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Plaster casts are better for ankle sprains

Discussion in 'General Issues and Discussion Forum' started by LuckyLisfranc, Feb 14, 2009.

  1. LuckyLisfranc

    LuckyLisfranc Well-Known Member


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    BBC News are reporting:
    http://news.bbc.co.uk/1/hi/health/7886619.stm


    Seems like the podiatry philosophy of 'restricted motion' may have more validity than the physiotherapy approach of 'get things moving'.

    Something I always suspected for lower limb injuries.

    LL
     
  2. Atlas

    Atlas Well-Known Member

    Not only lower-limb...but virtually any acute injury.

    BTW, what is the "podiatry approach"? I thought most podiatry approaches were inversio-philic or eversio-phobic?


    This physiotherapy approach of "move it or lose it", "no pain no gain" is all brawn and no brain; and such an approach has been robotically drilled into the profession and students alike. Its all about movement...its all about strength, but there is nil regard for healing.

    As a practicing clinician, I have had the evidence-based-practice and hence the profession tell me for years/decades that you don't immobilise it...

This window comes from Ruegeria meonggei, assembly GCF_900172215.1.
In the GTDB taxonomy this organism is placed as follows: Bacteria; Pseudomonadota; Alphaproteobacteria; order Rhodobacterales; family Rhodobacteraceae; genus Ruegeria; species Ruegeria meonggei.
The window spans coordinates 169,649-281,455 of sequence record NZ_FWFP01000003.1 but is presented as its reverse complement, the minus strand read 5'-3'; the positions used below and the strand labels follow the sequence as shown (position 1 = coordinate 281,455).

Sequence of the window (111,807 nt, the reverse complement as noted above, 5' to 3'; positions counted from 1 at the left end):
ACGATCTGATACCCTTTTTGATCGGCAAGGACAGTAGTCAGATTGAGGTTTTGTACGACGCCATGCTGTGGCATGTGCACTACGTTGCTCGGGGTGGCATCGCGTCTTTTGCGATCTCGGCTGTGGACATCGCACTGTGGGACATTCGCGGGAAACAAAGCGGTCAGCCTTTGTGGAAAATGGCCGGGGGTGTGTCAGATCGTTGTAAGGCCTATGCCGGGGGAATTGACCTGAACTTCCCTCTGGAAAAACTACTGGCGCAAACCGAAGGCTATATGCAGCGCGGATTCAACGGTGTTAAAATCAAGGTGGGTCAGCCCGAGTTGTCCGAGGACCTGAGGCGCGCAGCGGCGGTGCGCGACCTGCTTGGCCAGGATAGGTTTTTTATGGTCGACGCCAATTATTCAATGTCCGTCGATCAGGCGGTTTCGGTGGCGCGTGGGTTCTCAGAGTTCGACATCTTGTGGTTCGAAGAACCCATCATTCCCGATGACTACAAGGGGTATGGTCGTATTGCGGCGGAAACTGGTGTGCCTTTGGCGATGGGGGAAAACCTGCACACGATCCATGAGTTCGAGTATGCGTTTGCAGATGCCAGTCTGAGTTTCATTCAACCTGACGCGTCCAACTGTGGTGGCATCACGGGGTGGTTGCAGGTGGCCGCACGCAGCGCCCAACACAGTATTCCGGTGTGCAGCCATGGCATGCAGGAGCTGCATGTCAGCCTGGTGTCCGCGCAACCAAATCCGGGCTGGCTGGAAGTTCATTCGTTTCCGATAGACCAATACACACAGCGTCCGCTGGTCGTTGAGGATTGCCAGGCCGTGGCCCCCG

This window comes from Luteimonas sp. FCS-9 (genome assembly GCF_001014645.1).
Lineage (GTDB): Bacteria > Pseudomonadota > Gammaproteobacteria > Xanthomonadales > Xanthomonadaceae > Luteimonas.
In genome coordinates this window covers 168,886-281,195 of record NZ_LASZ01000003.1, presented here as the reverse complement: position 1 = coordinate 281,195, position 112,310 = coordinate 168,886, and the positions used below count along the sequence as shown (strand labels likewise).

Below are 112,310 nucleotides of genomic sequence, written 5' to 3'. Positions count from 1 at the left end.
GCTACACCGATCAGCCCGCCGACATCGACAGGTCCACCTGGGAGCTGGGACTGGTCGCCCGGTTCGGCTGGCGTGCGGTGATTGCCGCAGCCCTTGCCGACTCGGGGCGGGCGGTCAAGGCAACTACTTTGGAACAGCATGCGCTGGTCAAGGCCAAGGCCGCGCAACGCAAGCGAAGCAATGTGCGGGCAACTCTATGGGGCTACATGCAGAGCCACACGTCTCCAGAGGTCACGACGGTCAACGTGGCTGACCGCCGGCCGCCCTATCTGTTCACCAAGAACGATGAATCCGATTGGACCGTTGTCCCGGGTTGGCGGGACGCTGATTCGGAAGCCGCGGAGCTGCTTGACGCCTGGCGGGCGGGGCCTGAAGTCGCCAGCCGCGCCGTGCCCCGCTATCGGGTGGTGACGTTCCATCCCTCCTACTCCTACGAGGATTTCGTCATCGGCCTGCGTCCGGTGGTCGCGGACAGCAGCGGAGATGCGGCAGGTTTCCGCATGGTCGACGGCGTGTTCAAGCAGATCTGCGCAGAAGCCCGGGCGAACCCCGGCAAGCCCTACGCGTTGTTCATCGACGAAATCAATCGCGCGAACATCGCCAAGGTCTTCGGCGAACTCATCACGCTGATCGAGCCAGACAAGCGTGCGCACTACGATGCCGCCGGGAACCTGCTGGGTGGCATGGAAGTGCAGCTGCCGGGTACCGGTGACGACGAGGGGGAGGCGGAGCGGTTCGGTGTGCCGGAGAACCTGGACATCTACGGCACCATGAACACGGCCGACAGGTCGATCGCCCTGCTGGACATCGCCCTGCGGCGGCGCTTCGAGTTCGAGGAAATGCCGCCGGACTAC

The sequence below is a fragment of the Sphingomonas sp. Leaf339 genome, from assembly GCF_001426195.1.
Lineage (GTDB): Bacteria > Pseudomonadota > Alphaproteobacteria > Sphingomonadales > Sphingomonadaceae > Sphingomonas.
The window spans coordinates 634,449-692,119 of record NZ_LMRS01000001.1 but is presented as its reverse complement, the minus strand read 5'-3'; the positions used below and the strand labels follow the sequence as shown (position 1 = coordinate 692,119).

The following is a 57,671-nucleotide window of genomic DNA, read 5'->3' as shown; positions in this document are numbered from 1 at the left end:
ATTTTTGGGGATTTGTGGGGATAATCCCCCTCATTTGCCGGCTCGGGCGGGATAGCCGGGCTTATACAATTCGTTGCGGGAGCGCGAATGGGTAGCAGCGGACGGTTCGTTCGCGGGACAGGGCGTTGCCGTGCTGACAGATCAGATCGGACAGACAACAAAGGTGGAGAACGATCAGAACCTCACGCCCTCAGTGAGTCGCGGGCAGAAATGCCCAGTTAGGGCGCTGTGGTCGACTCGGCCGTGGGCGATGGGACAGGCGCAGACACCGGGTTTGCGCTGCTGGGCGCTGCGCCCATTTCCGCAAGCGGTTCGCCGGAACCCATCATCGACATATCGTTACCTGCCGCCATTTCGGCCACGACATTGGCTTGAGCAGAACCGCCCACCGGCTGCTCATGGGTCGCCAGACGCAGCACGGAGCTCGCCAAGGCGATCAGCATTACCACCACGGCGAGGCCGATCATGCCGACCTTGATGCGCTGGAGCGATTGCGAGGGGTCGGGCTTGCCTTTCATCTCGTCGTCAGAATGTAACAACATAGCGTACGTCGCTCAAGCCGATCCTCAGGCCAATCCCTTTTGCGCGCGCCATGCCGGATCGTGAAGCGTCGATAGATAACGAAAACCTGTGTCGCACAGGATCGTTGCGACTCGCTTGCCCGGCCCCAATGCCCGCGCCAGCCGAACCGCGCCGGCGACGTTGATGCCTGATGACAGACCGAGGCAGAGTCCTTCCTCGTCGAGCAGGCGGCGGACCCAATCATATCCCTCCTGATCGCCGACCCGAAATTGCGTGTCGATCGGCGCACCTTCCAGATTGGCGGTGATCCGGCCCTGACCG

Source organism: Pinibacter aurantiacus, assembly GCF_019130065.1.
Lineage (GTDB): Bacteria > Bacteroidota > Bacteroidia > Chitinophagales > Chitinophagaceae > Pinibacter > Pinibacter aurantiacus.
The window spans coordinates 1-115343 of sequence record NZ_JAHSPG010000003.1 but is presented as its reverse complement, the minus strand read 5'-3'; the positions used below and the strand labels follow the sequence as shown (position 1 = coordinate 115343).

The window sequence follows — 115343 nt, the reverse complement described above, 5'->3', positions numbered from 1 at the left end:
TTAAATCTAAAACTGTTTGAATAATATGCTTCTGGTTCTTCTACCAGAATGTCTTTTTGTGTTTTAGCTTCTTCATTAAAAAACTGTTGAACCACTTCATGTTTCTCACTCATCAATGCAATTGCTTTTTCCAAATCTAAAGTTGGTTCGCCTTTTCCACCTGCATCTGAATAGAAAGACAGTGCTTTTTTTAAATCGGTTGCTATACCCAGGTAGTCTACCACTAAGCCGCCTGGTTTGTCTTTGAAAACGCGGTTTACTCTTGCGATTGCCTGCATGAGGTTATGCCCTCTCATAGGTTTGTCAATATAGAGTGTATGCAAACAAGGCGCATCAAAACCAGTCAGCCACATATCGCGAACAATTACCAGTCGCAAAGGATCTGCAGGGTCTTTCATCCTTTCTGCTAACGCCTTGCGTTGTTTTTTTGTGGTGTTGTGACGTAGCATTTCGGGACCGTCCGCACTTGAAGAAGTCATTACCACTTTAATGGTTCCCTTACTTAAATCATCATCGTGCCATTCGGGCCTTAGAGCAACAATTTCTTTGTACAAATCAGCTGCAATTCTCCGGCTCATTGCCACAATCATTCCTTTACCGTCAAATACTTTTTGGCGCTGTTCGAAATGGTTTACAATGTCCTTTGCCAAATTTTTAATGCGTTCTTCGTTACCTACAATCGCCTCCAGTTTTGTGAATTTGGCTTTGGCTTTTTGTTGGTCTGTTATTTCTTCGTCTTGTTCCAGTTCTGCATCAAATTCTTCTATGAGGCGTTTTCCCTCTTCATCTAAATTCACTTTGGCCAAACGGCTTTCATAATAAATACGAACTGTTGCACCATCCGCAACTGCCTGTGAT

I have never accepted evidence based practice, irrespective of the statistical significance levels and epitome of methodology. To consider it, it first has to be clinically significant, pass the test of common-sense...and mirror what you see in the clinical setting.


    Anyhow, strapping with tape is just as cost-effective and allows earlier asymptomatic weightbearing (compared to plaster) in most typical cases. Oh, but hang on EBP tells me strapping doesn't have any mechanical effect after 20 minutes.:pigs:


    Ron
    Physiotherapist (Masters) & Podiatrist
     
  3. LuckyLisfranc

    LuckyLisfranc Well-Known Member

    Ron

    Glad to hear you buck the normal physiotherapy approach.

    I agree, most podiatrists seem to have some great fundamental issue with actually pronating/everting the foot - probably down to not really getting that not evert foot is pronated...duh!

    Because podiatrists tend to immobilise and shut down motion with orthoses and various techniques (eg I fit a tonne of CAM walkers) - this tends to raise the ire of physio's who are focussed on movement/flexibility and strength - when most of the time the foot/ankle just needs a bit of a holiday. This study is useful in supporting this approach...

    LL
     
  4. Atlas

    Atlas Well-Known Member

    I love that last line of yours.



    Ron
    Physiotherapist (Masters) & Podiatrist
     
  5. LuckyLisfranc

    LuckyLisfranc Well-Known Member

    Thanks Ron - I use it almost every day. I think patients understand that concept rather easily when they have an overuse or acute injury.

    LL
     
  6. LuckyLisfranc

    LuckyLisfranc Well-Known Member

    Here's the abstract: